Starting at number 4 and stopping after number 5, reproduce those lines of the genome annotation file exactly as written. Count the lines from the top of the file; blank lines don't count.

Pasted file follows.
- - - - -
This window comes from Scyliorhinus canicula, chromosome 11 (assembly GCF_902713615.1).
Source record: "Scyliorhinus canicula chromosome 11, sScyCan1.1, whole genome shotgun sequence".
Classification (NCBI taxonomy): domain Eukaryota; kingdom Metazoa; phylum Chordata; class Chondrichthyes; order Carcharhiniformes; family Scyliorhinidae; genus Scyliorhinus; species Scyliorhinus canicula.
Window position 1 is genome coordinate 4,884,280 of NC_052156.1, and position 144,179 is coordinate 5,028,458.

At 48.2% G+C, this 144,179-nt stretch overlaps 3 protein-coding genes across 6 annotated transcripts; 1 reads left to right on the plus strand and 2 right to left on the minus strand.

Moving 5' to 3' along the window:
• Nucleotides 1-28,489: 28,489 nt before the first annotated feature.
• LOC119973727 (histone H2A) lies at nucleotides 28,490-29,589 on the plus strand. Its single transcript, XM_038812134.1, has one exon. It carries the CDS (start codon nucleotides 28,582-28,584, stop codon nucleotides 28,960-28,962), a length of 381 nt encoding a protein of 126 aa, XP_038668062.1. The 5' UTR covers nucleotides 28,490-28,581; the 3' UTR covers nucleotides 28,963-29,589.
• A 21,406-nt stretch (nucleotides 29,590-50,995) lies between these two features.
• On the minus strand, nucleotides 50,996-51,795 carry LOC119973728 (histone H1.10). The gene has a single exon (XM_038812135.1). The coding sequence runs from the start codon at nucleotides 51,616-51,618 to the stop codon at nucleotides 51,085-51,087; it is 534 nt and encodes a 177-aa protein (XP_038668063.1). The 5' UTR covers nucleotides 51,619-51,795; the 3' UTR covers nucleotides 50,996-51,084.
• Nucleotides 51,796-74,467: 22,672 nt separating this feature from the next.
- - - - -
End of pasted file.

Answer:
Window position 1 is genome coordinate 4,884,280 of NC_052156.1, and position 144,179 is coordinate 5,028,458.

At 48.2% G+C, this 144,179-nt stretch overlaps 3 protein-coding genes across 6 annotated transcripts; 1 reads left to right on the plus strand and 2 right to left on the minus strand.